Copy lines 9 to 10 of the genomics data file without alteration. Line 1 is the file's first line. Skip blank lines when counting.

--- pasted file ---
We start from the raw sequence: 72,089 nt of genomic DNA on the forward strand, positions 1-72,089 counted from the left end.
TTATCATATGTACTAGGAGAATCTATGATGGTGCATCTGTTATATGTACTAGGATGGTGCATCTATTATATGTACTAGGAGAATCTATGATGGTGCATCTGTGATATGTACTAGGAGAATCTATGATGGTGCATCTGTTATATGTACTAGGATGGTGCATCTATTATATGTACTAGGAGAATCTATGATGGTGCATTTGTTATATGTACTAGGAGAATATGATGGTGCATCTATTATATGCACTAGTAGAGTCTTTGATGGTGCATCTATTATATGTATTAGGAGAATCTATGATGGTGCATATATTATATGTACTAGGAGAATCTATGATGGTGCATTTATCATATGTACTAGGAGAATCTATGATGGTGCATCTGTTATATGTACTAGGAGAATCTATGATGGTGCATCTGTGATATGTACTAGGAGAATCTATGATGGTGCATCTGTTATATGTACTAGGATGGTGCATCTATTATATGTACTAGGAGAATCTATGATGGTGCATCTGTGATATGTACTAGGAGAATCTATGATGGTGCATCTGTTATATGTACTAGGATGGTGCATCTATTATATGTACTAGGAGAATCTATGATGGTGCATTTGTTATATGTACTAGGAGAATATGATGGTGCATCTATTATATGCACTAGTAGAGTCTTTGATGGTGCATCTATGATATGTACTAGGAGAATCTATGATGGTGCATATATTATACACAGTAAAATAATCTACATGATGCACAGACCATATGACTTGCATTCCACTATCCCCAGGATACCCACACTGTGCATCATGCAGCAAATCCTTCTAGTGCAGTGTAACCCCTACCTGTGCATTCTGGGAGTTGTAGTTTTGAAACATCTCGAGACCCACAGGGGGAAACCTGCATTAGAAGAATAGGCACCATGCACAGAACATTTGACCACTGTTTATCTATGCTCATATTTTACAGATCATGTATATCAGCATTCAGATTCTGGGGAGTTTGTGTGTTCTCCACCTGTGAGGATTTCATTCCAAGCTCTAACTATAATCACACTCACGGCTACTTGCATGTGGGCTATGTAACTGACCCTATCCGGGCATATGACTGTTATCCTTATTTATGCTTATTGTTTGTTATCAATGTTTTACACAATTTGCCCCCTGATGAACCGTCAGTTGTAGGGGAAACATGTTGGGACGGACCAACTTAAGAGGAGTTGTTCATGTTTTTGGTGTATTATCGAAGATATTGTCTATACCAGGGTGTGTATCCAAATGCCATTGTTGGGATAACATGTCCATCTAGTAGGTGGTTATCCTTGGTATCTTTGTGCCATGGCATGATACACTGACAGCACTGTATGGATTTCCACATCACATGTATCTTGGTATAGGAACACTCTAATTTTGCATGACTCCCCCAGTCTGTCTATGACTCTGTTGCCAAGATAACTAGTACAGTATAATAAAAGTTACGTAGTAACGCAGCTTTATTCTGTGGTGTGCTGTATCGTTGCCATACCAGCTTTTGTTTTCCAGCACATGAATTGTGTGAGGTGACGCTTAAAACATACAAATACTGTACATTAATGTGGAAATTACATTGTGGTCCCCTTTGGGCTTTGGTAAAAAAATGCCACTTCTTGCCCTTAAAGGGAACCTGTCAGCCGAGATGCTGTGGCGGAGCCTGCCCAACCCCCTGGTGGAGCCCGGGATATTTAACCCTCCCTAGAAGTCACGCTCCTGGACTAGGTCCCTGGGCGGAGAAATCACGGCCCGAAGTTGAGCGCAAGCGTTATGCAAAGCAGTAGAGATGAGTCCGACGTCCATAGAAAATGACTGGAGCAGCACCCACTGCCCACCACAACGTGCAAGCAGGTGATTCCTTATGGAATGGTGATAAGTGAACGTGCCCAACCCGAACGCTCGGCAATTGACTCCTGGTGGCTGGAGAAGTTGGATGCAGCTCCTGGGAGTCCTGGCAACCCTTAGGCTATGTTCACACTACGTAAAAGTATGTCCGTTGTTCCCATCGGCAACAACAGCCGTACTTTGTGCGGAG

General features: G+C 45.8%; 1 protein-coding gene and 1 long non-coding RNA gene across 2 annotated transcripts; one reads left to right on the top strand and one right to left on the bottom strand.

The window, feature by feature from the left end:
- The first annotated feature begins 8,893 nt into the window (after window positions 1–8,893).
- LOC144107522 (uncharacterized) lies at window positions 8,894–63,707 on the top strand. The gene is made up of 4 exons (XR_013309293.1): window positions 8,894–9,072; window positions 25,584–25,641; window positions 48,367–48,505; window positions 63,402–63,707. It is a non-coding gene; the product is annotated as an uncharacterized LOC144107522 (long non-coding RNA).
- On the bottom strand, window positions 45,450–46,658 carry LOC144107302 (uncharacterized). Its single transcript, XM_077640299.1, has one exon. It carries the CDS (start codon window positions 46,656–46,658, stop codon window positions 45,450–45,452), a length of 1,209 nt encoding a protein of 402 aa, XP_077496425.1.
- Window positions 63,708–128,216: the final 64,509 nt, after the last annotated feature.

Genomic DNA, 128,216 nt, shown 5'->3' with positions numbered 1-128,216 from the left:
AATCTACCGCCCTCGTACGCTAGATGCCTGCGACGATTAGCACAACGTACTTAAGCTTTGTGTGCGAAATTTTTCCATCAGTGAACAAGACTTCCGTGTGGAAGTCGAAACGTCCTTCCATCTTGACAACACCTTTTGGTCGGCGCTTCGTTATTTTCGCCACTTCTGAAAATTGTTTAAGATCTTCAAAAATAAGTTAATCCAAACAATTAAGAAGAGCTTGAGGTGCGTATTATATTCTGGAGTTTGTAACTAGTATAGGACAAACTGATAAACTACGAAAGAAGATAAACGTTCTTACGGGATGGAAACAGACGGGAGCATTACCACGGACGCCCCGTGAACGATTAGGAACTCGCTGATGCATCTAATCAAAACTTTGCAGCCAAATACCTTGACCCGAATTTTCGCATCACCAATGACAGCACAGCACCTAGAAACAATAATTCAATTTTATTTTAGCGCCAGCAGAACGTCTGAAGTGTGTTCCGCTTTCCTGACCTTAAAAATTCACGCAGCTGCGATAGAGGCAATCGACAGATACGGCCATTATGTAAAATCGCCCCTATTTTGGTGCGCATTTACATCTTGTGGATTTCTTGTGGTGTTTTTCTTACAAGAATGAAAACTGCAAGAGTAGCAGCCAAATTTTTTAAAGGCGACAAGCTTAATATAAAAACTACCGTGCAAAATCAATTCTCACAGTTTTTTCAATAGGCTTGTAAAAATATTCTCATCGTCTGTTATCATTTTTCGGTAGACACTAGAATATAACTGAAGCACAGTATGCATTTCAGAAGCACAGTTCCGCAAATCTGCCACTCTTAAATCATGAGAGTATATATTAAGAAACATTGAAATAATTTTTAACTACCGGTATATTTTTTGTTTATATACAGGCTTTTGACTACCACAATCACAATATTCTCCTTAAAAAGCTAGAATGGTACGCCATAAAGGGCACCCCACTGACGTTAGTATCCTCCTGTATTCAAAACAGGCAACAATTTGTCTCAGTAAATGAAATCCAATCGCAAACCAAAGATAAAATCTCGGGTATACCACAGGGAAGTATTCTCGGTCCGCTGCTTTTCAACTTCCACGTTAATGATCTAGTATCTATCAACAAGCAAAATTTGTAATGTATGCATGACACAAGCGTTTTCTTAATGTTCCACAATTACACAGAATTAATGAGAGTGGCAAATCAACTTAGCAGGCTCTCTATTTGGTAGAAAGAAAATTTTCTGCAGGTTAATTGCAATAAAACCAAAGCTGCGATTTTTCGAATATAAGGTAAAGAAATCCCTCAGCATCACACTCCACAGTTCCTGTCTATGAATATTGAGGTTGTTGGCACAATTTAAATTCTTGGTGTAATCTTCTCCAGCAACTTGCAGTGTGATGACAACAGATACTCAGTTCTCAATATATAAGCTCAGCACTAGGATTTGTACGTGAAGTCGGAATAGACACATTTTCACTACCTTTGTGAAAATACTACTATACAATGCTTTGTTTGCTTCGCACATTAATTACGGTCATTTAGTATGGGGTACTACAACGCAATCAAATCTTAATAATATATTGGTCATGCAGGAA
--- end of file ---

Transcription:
Genomic DNA, 128,216 nt, shown 5'->3' with positions numbered 1-128,216 from the left:
AATCTACCGCCCTCGTACGCTAGATGCCTGCGACGATTAGCACAACGTACTTAAGCTTTGTGTGCGAAATTTTTCCATCAGTGAACAAGACTTCCGTGTGGAAGTCGAAACGTCCTTCCATCTTGACAACACCTTTTGGTCGGCGCTTCGTTATTTTCGCCACTTCTGAAAATTGTTTAAGATCTTCAAAAATAAGTTAATCCAAACAATTAAGAAGAGCTTGAGGTGCGTATTATATTCTGGAGTTTGTAACTAGTATAGGACAAACTGATAAACTACGAAAGAAGATAAACGTTCTTACGGGATGGAAACAGACGGGAGCATTACCACGGACGCCCCGTGAACGATTAGGAACTCGCTGATGCATCTAATCAAAACTTTGCAGCCAAATACCTTGACCCGAATTTTCGCATCACCAATGACAGCACAGCACCTAGAAACAATAATTCAATTTTATTTTAGCGCCAGCAGAACGTCTGAAGTGTGTTCCGCTTTCCTGACCTTAAAAATTCACGCAGCTGCGATAGAGGCAATCGACAGATACGGCCATTATGTAAAATCGCCCCTATTTTGGTGCGCATTTACATCTTGTGGATTTCTTGTGGTGTTTTTCTTACAAGAATGAAAACTGCAAGAGTAGCAGCCAAATTTTTTAAAGGCGACAAGCTTAATATAAAAACTACCGTGCAAAATCAATTCTCACAGTTTTTTCAATAGGCTTGTAAAAATATTCTCATCGTCTGTTATCATTTTTCGGTAGACACTAGAATATAACTGAAGCACAGTATGCATTTCAGAAGCACAGTTCCGCAAATCTGCCACTCTTAAATCATGAGAGTATATATTAAGAAACATTGAAATAATTTTTAACTACCGGTATATTTTTTGTTTATATACAGGCTTTTGACTACCACAATCACAATATTCTCCTTAAAAAGCTAGAATGGTACGCCATAAAGGGCACCCCACTGACGTTAGTATCCTCCTGTATTCAAAACAGGCAACAATTTGTCTCAGTAAATGAAATCCAATCGCAAACCAAAGATAAAATCTCGGGTATACCACAGGGAAGTATTCTCGGTCCGCTGCTTTTCAACTTCCACGTTAATGATCTAGTATCTATCAACAAGCAAAATTTGTAATGTATGCATGACACAAGCGTTTTCTTAATGTTCCACAATTACACAGAATTAATGAGAGTGGCAAATCAACTTAGCAGGCTCTCTATTTGGTAGAAAGAAAATTTTCTGCAGGTTAATTGCAATAAAACCAAAGCTGCGATTTTTCGAATATAAGGTAAAGAAATCCCTCAGCATCACACTCCACAGTTCCTGTCTATGAATATTGAGGTTGTTGGCACAATTTAAATTCTTGGTGTAATCTTCTCCAGCAACTTGCAGTGTGATGACAACAGATACTCAGTTCTCAATATATAAGCTCAGCACTAGGATTTGTACGTGAAGTCGGAATAGACACATTTTCACTACCTTTGTGAAAATACTACTATACAATGCTTTGTTTGCTTCGCACATTAATTACGGTCATTTAGTATGGGGTACTACAACGCAATCAAATCTTAATAATATATTGGTCATGCAGGAA